[Haskell] ANNOUNCE: qtHaskell 1.1.2,
the second preview version of qtHaskell
dth.tss at gmail.com
Mon Sep 15 18:11:40 EDT 2008
For all interested in Haskell GUIs, there is now a second preview release
of qtHaskell - a set of Haskell bindings for Trolltech's Qt available at
There are a number of important changes from the previous version.
1. All FFI pointers are now Foreign Pointers. Those of a type derived from
QObject are wrapped as QPointer types and only this wrapper is deleted
when their finalizer runs. All other types are automatically deleted by
their finalizer when they go out of Haskell scope - or more precisely when
the finalizer acutally runs. To make the actual deletion time more easily
controlable, most example code uses the function "returnGC" instead of
just "return" in callback functions. Also non QObject derived types can be
constructed with an alternative constructor qSomeObject_nf which has no
finalizer. In this case it's the programmers job to delete the object when
2. All Qt enumerated types are implemented as equivalent Haskell types
instead of just being of type Int as before. In fact I'v used separate
types for enumerated types and their corresponding "flags" types in Qt.
have equivalent qHaskell types:
data CQt__AlignmentFlag a = CQt__AlignmentFlag a
type Qt__AlignmentFlag = QEnum(CQt__AlignmentFlag Int)
data CQt__Alignment a = CQt__Alignment a
type Qt__Alignment = QFlags(CQt__Alignment Int)
and a corresponding set of value functions i.e.
qt__AlignLeft and qtf__AlignLeft
qt__AlignRight and qtf__AlignRight
The correct value function must be used depending on the parameter type of
the api function being called e.g.
buttonBox <- qDialogButtonBox1 (qDialogButtonBoxf__Ok +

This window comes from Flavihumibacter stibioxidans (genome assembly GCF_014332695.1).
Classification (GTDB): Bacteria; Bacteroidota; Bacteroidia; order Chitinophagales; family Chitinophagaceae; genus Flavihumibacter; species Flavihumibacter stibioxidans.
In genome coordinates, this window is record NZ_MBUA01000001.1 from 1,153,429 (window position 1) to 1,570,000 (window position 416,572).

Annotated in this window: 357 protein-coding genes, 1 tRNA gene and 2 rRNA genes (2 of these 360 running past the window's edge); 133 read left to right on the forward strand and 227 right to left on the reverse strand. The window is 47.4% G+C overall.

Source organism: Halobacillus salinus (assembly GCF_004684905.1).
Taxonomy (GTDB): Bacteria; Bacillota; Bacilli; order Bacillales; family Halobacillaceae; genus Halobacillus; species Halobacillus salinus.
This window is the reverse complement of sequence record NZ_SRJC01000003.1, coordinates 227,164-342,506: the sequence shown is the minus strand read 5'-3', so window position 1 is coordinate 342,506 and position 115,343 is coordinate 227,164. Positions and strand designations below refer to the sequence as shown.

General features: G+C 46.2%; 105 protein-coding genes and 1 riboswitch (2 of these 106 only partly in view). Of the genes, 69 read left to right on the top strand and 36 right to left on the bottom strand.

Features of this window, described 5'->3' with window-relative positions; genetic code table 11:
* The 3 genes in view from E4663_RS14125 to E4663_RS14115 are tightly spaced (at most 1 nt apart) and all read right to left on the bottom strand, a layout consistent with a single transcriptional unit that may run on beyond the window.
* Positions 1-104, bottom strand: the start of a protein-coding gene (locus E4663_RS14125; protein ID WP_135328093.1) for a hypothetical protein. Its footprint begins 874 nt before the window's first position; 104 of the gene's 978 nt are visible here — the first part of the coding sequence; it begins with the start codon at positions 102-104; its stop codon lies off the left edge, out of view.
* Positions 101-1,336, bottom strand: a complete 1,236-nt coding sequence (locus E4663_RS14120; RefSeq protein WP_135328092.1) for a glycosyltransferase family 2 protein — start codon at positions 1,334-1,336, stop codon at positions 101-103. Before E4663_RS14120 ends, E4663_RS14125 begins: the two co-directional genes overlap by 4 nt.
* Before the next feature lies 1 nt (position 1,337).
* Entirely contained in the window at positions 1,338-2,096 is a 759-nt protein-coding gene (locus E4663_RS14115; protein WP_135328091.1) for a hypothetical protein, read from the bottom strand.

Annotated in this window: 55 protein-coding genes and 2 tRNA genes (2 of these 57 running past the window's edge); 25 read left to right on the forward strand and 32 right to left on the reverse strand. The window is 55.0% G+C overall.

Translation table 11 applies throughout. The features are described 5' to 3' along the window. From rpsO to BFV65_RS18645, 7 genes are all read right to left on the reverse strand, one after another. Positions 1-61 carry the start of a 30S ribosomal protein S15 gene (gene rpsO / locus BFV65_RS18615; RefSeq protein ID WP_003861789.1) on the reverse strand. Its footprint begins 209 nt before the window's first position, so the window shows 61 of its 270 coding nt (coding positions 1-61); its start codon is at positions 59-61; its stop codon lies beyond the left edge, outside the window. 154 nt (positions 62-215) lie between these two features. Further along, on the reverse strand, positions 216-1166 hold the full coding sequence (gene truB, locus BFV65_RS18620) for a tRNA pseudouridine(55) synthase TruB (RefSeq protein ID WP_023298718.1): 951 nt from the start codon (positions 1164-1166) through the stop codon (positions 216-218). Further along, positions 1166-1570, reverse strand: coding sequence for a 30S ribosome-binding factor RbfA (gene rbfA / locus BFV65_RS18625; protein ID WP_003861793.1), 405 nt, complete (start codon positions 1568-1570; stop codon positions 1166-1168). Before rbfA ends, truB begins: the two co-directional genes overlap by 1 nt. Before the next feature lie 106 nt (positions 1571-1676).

for a "flags" type in "widgets.hs", or
slider <- qSlider1 qt__Vertical
for an "enum" type in "hellogl.hs"
3. All qtHaskell functions which correspond to some overloaded Qt api
function use a final numeral in their name which corresponds to the number
of parameters in the function. For example:
QRect ( const QPoint & topLeft, const QPoint & bottomRight )
QRect ( const QPoint & topLeft, const QSize & size )
QRect ( int x, int y, int width, int height )
where qRect2 is a class of functions that can take either QPoint or QSize
for their second parameter. This nomeclature has the advantage of being
compatible beteen different Qt versions and of making it possible for the
qtHaskell programmer to tell what the name of the corresponding qtHaskell
function is just by looking at the Qt documentation.
N.B. although qtHaskell 1.1.1 programs are not therefore forwards
compatible with qtHaskell 1.1.2, only minimal editing is required to
4. The Haskell api code is now split into separate modules for each Qt
class. All these modules are exposed in the qtc package, hence by
explicitly importing only the required modules for an application, the
size of the corresponding executable can be kept to a reasonable size.
All example qtHaskell programs have a corresponding program prefixed with
"cs", which has only this explicit importing, e.g. "widgets" and
"cswidgets". Some example programs have also a corresponding "as" prefixed
program which uses explicit module importing and also uses Arthur Widgets,
about which see below.
5. There are two new detailed examples, csterrainsim and csPathDeform.
csterrainim, is an eventloop based realtime terrain simulator based on
OpenGL and has a frame rate almost the same as its C++ original.
csPathDeform, is a vector graphic demo program based on a timer interrupt,
which uses Qt's Arthur Widgets. Arthur Widgets demos are implemented by Qt
as a derived style class ArthurStyle and a generic frame class
ArthurFrame, from which the actual demo program frames are derived. Both
ArthurStyle and ArthurFrame are replicated in Haskell in the qtHaskell
library and used by csPathDeform in an entirely analagous manner to that
of the original Qt C++ "deform" demo program. This
demonstrates that qtHaskell can be used to build generic
objects/interfaces etc, derived from the basic Qt classes just as in C++.
Also, use of the ArthurStyle class means that the callback functions are
more resource intensive. The implementation of handlers in qtHaskell has
revised for this release, and the csPathDeform has a smoothness and
responsiveness that is virtually indistinguishable from the C++ original.
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